There’s only one way to describe the fates of Canadians Bianca Andreescu and Rebecca Marino in Friday’s third round at the US Open – they were beaten by better players.
Andreescu, champion three years ago, gave it everything she had against the sublime, super-aggressive tennis of Caroline Garcia, but was always a beat behind in rallies and lost 6-3, 6-2.
Marino didn’t face an opponent with the hyper-accelerated cadence of the 28-year-old Frenchwoman. In her case, her opponent, 33-year-old Zhang Shuai of China, was more of an unrelenting combination of precision and consistency in scoring a clear-cut 6-2, 6-4 victory.
There was a lot of anticipation in Louis Armstrong Stadium when Andreescu, the fiery upstart who stormed the tennis world three summers ago by winning Canada’s first ever Grand Slam singles title at the US Open, and Garcia, the tour’s most in-form player who now has a 21-3 record (including two titles) since Wimbledon, took to the court.
Right from the start in a half-filled Louis Armstrong Stadium (Serena Williams was the blockbuster attraction next door in Arthur Ashe Stadium at the time), Garcia was hitting a harder, more penetrating ball than Andreesu, and doing so with minimal errors. It was impressive and she really never let up – finishing with 31 winners and 20 unforced errors to 11 winners and 13 unforced errors for Andreescu.
“There was a lot of intensity in every rally,” Garcia said. “Every game was important. It’s true that I won the important points. What really made the difference was to put the pressure on each of her service games. I felt really good and really dynamic in my footwork.”
The ratios of break points converted – 5/10 for Garcia and 2/4 for Andreescu – says a lot about the competitive balance of the match, a match that was much more one-sided than the Frenchwomen’s 6-7(5), 6-4, 6-4 win over Andreescu in the Bad Homburg, Germany, final in June on grass.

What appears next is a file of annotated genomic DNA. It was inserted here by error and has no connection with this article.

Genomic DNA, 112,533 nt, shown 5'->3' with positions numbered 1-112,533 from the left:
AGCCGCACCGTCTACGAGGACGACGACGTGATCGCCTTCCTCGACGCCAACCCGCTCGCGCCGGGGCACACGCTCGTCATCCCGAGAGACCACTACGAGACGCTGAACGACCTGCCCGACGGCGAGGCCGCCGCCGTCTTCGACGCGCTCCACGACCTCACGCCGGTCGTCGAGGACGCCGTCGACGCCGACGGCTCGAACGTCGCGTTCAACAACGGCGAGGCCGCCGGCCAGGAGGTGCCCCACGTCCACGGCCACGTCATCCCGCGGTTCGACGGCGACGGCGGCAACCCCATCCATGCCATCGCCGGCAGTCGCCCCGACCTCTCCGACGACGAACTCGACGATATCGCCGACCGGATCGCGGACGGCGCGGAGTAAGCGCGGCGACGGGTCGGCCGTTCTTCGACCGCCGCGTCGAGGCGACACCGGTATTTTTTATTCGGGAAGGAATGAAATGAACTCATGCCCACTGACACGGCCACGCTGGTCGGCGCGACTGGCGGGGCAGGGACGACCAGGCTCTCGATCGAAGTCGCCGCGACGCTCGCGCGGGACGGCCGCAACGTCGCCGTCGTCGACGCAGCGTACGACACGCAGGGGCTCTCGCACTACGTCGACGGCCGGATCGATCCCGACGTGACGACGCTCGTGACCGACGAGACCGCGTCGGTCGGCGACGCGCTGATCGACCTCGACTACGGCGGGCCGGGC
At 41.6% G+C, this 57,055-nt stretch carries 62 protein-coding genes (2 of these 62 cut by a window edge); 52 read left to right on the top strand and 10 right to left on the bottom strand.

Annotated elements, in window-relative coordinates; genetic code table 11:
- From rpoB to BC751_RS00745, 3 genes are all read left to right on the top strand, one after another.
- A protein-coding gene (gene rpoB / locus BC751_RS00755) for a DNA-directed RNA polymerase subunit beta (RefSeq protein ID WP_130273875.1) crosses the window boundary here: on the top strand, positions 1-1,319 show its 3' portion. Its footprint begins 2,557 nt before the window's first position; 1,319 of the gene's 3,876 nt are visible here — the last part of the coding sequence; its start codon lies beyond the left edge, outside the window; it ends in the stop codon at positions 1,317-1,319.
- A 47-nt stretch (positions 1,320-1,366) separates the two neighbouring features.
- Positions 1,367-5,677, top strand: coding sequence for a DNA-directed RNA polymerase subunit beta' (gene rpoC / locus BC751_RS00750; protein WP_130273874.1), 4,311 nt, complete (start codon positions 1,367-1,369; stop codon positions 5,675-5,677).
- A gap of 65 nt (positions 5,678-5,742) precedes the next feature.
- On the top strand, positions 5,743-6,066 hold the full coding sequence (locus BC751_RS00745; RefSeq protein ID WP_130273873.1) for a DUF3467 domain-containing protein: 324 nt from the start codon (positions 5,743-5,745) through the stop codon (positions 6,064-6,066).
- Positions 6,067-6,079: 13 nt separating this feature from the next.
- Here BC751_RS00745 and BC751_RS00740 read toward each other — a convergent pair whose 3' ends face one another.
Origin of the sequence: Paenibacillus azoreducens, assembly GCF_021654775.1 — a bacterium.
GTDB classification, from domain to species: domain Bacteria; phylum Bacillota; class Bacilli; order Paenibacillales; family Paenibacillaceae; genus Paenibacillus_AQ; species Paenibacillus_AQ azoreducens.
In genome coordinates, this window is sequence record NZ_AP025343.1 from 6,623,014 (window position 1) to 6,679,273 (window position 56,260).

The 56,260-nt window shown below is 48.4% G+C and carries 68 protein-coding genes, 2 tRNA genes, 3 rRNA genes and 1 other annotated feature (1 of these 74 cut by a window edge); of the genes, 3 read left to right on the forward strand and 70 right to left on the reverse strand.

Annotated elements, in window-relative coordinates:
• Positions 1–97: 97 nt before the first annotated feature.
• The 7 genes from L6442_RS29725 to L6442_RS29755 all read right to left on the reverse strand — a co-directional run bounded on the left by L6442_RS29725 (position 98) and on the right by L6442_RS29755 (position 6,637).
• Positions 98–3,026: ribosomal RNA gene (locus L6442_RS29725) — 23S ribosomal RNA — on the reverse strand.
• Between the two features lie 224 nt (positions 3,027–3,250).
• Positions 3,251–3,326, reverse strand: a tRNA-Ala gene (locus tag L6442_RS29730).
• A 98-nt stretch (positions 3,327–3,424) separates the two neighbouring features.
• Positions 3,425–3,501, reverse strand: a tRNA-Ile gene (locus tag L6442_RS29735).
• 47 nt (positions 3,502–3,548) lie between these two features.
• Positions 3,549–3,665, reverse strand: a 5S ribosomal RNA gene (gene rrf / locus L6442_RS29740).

“I felt pretty good – coming into the match,” Andreescu said, “I expected her to just go for it, kind of be on because she’s been doing really, really well. She played great – hitting balls super close to the line. And she was just countering everything that I was doing. In the second set, I tried to be more aggressive – come to the net on my returns – sometimes serve-and-volley.
“I feel like I did my best with what I had today. That’s all that matters.”
The Armstrong stadium (capacity 14,069) crowd is usually a constant background din of conversations, the volume of which suggests a lot of folks are not paying much attention to the tennis.
At first, Garcia was jarred by the decibel level. “After the first game of the match I went and saw the umpire and asked her, ‘that’s the normal sound of Armstrong?’ She said ‘yes’ and I thought ‘gees compared to what it usually is – it’s never like that.’ There’s a permanent noise that’s pretty distracting, if you’re not used to it or not expecting it, compared to other courts or other tournaments. At the US Open, you have to be a little more open-minded and just deal with it.”
An example of the uniqueness of the US Open situation occurred during a change-over after the fifth game of the second set with Garcia leading 4-1. An attractive young woman in a body-clinging dress stood up and was featured on the huge screens in the stadium. She proudly held up a full glass of beer and chugged it down with the crowd cheering her on. If that wasn’t enough, she held up a second full glass and proceeded to down it as well – much to the crowd’s delight.”
Garcia noticed, and so did Andreescu who later laughed and said, “that was funny. It kind of put me in a calmer state just watching it.”
Asked about any thoughts on what she might have done differently in the match, Andreescu said, “maybe going after it more right from the start. Like kind of beating her at her own game – really right from the start setting that tone right away.”
When it was suggested that maybe she was expecting too much from herself considering that she was only playing her sixth match of the summer on hard courts, she responded, “maybe, but I feel if I put my mind to something, having matches under my belt doesn’t matter. But maybe today it did (laughs). I don’t know. She played really well – credit to her.”
As for her future plans, Andreescu said, “I’ll probably go to Europe, maybe. But I’m going to discuss that with my team.”